A hundred years of handshakes. Kevin “Kit” Parker, a U.S. Army major and Harvard bioengineering professor who served two tours of duty in Afghanistan, says that fostering long-term friendships, not creating novel weapons or unleashing mighty military force, will ultimately stabilize the Middle East.

In a talk hosted by Cherry A. Murray, dean of Harvard’s School of Engineering and Applied Sciences, Parker recently (Nov. 18) shared his “ground-truth” experiences from the front lines with a packed audience of staff, faculty, students, and uniformed ROTC trainees.

“We’ve overengineered this war,” said Parker, the Thomas D. Cabot Associate Professor of Applied Science, who served in Afghanistan in 2002-03 and in 2009. The true battle, he explained, was one of information (“influencing local politics”) and infrastructure (“developing roads, schools, and mosques”).

Ultimately, winning over the population there is “the substrate for victory,” Parker said, referencing his own field of tissue engineering, where cells are grown and guided on chemical scaffolds. Without a holistic, long-term strategy of “kinetic and nonkinetic solutions” implemented over several decades, he said, the prospects for even limited success are dim.

Parker showed how life on the battlefield is harsh, playing footage of a controlled explosion of a “small” IED (improvised explosive device, such as a roadside bomb) that rocked the camera. In another clip, Parker and his fellow soldiers were sandwiched on a narrow mountain pass after a larger roadside bomb eviscerated a vehicle in front of their own.

The audience gasped on seeing the battalion ravaged by incessant gunfire streaming from a nearby village where enemy soldiers had holed up. By using villagers as human shields, a common tactic, air support becomes “impossible,” and the fighting, said Parker, “gets gnarly.”

In fact, the fighting has become so intense that even the trained military dogs that sniff out bombs have begun to develop signs of post traumatic-stress disorder. When a $10 IED can take out a $600,000 armored assault vehicle, the challenge of winning by “bang, bang, shoot ’em up” tactics becomes an economic and mathematical impossibility, Parker said.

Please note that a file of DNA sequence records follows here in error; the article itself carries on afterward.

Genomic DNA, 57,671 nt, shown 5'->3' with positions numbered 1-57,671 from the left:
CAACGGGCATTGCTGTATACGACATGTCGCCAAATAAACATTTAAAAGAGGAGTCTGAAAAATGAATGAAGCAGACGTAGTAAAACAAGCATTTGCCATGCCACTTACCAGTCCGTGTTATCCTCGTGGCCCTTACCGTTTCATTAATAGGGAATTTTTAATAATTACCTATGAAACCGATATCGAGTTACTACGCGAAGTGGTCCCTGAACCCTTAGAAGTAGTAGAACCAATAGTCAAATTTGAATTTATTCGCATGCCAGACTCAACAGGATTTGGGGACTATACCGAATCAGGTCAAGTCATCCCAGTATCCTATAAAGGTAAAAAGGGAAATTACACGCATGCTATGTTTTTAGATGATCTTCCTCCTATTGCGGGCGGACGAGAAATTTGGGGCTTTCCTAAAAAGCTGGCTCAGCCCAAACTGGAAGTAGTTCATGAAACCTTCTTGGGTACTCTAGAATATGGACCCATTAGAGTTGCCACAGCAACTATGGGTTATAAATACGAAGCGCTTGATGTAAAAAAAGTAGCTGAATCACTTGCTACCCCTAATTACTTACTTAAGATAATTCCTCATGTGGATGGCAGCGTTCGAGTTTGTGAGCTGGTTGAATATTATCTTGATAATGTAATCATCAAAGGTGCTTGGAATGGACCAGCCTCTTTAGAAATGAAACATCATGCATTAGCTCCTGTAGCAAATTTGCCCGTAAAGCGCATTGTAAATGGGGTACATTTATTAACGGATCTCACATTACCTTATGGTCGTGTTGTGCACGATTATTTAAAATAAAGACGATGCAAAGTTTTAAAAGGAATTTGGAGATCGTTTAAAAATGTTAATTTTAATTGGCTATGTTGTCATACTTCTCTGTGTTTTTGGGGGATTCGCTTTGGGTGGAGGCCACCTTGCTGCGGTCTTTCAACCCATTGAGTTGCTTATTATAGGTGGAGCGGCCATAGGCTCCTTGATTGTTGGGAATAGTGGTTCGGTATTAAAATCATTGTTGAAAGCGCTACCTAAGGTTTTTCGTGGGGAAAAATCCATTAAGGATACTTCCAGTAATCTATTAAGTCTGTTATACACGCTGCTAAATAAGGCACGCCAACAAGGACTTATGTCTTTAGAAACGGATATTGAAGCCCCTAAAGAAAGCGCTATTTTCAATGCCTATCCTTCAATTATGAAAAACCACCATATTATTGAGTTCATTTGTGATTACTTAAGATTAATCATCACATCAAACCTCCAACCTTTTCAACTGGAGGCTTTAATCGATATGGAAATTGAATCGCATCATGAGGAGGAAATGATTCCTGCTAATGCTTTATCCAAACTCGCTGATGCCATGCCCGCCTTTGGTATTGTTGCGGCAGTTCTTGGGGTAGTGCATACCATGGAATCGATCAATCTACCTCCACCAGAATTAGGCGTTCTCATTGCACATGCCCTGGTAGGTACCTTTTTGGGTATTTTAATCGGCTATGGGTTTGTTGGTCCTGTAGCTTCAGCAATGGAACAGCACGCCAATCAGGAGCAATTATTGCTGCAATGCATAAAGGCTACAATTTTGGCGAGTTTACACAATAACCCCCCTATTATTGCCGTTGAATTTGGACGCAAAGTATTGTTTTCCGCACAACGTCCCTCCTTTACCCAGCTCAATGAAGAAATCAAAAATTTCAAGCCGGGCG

Treating the situation as a systems-level problem, he said the only way forward involves improving the understanding and influencing the dynamic socioeconomic system of Afghanistan and the surrounding countryside.

“In the villages,” he said, “the most high-tech thing is the AK-47, which is then followed by the wheel.” Much of the population remains so isolated that when American soldiers first showed up in 2002, many tribes thought “they were those Russians they once heard about.”

Moreover, grave poverty makes the population susceptible to exploitation by fundamentalist organizations such as the Taliban and by unknowing participants in someone else’s political agenda.

Given the “medieval” conditions of the area, “using money to buy friends” becomes a highly effective weapon for the military. To gain trust, young “gunslingers” find themselves having to assume the role of diplomats, civil engineers, and project managers, influencing, from the bottom up, one local leader and one village at a time. The problem is, Parker, said, that they have not been properly trained for these tasks.

Pointing to two photos, one with Parker approaching a local Afghan leader and one of him shaking his hand, Parker said that “no one has the technology” to understand how to achieve this simple yet powerful act of friendship.

“With no such laws or targeting algorithms for targeting such assets, success for a soldier comes down to force of personality or luck,” he said. How a soldier engages a local leader has geopolitical implications, as one relationship may influence thousands of others.

Further, the decision of where to place a road, or which mosque to refurbish, may determine the course of the war more than a broad tactical decision made by the State Department. Because “there is no emergence of a leadership class in Afghanistan,”

all politics and the current war will remain local.

With that in mind, Parker ended with a series of questions that he hopes students and faculty from Harvard and elsewhere might tackle. Could we build a tool, along the lines of the Web virtual world Second Life, for teaching engagement techniques in countries similar to Afghanistan? Could insights from social science, neuroscience, cognitive science, and engineering create algorithms that could help predict the potential success of placing a road or a school in a particular region? Might soldiers in the field “do a bit of sociology” and take their findings back to experts for analysis?

The decision that President Obama now has to make about the future of the U.S. presence in Afghanistan and the surrounding region is paramount, Parker said. It comes down to “whether we are going to pull the ripcord or stay for a while.” And by a while, he meant for the foreseeable future.

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